For years if not decades, media businesses have been talking about creating an individual’s own personal TV channel, filled with the shows that they want to watch at the times they want to watch them.
A few innovators have done a brilliant job of leading us into that future. Netflix, Amazon and their ilk have put a huge range of content at viewers’ fingertips, built algorithms to continually suggest new and more relevant programmes to viewers, and, of course, made it available to viewers anywhere and at any time, as long as they have an internet connection. Technology and high bandwidth internet connectivity has made the personal TV channel possible! The only thing holding it back is the tangle of licensing agreements that tie shows to a particular release window, provider or region of the world. A consumer with the budget and patience could sign up for all and easily curate their own channel of on demand TV.
They’d be missing one vital piece though: live events. Traditional broadcasters pay huge sums of money for the sole rights to broadcast sporting events: In the UK, Sky and BT recently paid £5.136 bn for rights to show British Premier League football while Twitter is attempting to break the streaming video market by broadcasting NFL games through its platform. The reasoning is simple: sporting events represent live, communal events not just for the fans at the venue, but potentially all fans watching it. They’re a moment in time that viewers want to be a part of, and lose their magic if watched time shifted or on demand. That leads to large and instant audiences. Sports events are just the reliably scheduled tip of the iceberg of ‘moment in time’ events. They span everything from concerts to moon landings, things you just had to be there for. Events sometimes so profound they evoke the “I remember where I was and what I was doing when it happened” type emotions.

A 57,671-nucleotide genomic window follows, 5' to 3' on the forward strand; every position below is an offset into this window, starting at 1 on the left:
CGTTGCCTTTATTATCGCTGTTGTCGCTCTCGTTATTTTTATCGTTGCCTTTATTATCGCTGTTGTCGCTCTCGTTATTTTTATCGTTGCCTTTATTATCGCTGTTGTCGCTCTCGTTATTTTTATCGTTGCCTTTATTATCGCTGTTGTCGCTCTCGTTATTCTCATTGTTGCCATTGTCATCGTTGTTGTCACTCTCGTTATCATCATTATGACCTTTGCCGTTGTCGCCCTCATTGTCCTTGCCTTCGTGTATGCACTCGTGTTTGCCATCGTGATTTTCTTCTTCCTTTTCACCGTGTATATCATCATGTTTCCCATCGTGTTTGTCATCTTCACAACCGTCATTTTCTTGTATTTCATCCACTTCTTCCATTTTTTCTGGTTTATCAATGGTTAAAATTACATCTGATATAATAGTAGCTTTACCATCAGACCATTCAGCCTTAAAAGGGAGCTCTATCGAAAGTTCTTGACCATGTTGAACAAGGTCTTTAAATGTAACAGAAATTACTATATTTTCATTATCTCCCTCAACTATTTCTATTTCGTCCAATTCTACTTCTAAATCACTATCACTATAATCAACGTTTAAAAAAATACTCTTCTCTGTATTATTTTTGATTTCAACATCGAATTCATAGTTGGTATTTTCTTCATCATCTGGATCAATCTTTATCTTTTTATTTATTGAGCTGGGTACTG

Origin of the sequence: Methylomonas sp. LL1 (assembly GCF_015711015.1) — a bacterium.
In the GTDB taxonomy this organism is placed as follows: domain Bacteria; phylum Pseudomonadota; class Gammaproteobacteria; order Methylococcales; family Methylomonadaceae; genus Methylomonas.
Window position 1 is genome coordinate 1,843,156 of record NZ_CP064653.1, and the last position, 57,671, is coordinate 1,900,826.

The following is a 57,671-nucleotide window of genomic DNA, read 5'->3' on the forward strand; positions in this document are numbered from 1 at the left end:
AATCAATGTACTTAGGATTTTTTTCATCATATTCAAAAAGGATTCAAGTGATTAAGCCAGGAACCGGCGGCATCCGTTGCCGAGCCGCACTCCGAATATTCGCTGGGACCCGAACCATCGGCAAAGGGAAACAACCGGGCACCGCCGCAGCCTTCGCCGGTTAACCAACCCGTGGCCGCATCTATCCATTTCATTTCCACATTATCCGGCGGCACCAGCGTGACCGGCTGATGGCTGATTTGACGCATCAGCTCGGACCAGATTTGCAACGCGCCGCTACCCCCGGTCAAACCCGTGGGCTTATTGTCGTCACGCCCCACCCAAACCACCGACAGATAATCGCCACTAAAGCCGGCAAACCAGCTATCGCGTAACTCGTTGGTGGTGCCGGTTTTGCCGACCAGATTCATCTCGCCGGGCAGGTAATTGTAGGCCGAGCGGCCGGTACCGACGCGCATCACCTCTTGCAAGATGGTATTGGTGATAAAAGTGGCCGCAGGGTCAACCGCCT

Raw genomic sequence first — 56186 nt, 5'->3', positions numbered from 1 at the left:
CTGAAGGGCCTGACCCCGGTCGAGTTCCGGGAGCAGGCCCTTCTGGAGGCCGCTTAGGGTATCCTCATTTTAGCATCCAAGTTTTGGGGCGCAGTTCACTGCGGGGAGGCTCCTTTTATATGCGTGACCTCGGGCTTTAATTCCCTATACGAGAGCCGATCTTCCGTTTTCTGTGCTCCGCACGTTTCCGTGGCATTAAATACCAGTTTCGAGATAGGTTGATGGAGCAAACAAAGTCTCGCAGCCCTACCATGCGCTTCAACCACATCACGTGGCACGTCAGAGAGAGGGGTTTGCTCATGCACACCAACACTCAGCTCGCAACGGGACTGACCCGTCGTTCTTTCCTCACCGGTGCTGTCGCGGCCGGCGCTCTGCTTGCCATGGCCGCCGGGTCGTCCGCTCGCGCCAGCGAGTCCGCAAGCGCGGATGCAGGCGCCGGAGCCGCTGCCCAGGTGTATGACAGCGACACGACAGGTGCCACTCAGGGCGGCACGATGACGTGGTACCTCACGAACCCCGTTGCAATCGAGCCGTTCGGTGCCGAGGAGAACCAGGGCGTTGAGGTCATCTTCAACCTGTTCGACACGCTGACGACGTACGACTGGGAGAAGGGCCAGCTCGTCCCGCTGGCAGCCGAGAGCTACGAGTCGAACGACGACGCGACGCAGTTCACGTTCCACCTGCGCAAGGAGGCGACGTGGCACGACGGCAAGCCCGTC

Every person has a different definition of what constitutes a moment in time, however. I’m OK not seeing the FA Cup final, but if the New York Philharmonic’s performing, I want to be able to see that. Today, that New York Philharmonic performance probably won’t be available to me on my TV screen. Until it is, we haven’t really reached the holy grail of the personalised TV channel.
It is one that we can reach however. I’m guessing in 5 years, events will be the only thing watched live. Pre-recorded shows will all be consumed via some form of on demand watching. We’re on our way to going beyond ‘big audience, now’ scheduling to delivering singular live streams to viewers whenever and wherever they want. That will mean that I can decide I want to see that concert and have it streamed to me, even if no one else has requested it, even better, how good would it be to have your son or daughter’s game or recital streamed to you? So, despite ever increasing time at work, you can still be there when travel plans wouldn’t otherwise permit it.
These events, nestled amongst the on-demand TV shows you’re box-setting, are the missing piece that will create a truly personal TV channel for each of us. A programming library that goes from the latest TV show to the big game in your favourite sport, to the slightly more niche band that only a few other people would have seen, to the family event that’s streamed just for you. Live, unique and completely personal. That’s the step that will transform our TV experience. And this move from broadcast to a personalized uni-cast channel is just another driver of bandwidth growth for the future.
How do you see viewing experiences changing in the future? Let us know in the comments below.